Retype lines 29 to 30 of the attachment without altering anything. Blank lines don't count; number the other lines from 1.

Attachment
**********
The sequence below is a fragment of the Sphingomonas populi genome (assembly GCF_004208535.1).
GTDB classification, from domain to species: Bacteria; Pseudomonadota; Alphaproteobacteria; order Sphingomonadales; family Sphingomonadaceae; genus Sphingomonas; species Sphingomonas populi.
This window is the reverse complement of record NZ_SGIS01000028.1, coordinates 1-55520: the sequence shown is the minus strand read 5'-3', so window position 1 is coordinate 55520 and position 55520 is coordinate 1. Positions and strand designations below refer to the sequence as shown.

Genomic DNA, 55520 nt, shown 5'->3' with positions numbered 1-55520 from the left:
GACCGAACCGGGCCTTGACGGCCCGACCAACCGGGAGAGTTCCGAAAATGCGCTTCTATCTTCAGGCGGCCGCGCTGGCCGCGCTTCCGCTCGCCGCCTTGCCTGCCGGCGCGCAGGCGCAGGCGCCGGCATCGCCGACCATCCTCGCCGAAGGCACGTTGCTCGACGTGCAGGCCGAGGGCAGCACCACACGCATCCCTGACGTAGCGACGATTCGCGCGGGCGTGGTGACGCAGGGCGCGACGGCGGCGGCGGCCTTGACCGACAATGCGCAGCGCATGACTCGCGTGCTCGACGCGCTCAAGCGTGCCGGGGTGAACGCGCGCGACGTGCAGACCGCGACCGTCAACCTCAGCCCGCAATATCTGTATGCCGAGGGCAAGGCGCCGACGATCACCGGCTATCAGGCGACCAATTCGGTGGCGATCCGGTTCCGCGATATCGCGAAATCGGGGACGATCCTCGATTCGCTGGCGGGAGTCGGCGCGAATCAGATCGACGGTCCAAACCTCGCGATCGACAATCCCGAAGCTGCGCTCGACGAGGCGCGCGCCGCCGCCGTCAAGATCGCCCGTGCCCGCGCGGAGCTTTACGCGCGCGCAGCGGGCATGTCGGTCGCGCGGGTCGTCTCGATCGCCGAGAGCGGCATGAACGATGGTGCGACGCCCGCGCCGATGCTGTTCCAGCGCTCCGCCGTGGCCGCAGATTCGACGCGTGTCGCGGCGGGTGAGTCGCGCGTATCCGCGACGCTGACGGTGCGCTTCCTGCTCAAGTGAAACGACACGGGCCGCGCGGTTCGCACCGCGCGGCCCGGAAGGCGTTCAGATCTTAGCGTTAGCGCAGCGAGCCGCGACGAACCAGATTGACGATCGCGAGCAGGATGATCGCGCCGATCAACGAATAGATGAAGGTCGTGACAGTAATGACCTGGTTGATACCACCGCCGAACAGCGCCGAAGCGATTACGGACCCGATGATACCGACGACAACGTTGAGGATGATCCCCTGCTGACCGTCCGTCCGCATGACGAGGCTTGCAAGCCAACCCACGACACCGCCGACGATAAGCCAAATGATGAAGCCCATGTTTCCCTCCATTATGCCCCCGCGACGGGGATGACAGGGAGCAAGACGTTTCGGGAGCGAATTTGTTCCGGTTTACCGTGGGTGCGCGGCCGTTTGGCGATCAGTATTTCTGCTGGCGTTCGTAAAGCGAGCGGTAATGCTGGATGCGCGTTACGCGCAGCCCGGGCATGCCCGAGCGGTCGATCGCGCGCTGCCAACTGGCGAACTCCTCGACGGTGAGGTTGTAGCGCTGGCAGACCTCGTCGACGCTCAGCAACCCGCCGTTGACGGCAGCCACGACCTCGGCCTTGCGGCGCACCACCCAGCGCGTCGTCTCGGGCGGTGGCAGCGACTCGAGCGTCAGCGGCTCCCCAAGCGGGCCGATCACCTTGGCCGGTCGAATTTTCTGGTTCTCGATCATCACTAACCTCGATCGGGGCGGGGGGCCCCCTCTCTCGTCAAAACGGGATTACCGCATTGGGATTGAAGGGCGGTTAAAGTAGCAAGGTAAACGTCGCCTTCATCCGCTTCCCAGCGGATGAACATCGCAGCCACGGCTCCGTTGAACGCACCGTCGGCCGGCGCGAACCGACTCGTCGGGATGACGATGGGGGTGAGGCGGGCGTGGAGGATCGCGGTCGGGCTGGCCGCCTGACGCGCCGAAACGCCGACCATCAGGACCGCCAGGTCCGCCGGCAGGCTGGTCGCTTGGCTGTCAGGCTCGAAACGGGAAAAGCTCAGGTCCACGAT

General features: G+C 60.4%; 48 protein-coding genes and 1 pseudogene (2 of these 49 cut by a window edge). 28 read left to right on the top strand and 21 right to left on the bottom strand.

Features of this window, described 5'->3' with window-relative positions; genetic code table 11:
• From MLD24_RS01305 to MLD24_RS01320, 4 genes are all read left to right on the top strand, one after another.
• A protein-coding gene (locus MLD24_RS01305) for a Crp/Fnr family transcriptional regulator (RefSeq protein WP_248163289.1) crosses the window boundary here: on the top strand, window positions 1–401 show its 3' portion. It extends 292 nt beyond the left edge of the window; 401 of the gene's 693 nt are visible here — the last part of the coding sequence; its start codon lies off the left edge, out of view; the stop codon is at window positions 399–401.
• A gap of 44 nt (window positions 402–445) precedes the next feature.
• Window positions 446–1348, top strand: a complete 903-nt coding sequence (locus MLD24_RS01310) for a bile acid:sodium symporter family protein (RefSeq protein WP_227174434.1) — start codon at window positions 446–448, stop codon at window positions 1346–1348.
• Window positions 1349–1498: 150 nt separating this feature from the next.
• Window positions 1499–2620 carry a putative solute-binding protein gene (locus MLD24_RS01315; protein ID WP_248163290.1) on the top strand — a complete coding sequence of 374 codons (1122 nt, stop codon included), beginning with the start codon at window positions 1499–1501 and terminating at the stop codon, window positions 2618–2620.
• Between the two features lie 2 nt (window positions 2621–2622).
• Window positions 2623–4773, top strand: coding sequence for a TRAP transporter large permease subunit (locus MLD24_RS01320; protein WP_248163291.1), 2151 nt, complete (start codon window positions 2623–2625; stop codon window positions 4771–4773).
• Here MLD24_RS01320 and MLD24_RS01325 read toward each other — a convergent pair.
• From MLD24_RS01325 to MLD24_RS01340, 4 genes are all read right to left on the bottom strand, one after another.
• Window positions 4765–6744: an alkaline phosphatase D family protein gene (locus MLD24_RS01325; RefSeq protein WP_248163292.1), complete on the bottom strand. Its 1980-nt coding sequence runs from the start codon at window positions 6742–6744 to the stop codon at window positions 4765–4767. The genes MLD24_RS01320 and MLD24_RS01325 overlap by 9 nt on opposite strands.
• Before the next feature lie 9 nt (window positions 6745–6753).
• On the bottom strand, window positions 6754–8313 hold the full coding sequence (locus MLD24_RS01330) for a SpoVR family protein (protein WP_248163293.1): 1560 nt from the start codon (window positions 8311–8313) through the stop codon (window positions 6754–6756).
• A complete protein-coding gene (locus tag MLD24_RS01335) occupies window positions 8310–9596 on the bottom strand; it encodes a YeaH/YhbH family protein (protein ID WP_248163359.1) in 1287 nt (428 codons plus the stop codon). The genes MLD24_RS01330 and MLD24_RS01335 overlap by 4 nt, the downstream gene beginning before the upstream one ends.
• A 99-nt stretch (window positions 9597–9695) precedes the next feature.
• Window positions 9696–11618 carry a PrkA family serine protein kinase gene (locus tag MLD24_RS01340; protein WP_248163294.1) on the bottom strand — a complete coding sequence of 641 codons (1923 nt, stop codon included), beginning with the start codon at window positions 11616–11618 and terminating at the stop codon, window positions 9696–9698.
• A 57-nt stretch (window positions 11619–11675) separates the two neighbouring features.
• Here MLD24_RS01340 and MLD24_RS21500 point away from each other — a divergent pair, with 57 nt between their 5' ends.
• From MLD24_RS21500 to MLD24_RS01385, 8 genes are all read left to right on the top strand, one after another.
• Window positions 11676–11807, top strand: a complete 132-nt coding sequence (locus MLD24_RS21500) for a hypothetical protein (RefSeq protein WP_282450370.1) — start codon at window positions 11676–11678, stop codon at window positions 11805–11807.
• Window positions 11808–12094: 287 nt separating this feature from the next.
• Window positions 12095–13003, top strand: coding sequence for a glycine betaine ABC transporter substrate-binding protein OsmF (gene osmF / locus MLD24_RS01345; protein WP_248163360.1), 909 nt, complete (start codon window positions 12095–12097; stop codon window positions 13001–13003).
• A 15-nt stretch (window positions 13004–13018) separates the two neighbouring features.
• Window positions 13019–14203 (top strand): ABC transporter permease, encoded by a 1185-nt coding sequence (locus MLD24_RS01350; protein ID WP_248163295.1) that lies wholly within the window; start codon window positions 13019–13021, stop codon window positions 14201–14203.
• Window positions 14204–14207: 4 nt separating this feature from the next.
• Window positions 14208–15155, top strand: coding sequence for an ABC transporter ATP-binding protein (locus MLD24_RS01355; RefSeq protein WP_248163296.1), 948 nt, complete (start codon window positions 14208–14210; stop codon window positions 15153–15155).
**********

• Window positions 12095–13003, top strand: coding sequence for a glycine betaine ABC transporter substrate-binding protein OsmF (gene osmF / locus MLD24_RS01345; protein WP_248163360.1), 909 nt, complete (start codon window positions 12095–12097; stop codon window positions 13001–13003).
• A 15-nt stretch (window positions 13004–13018) separates the two neighbouring features.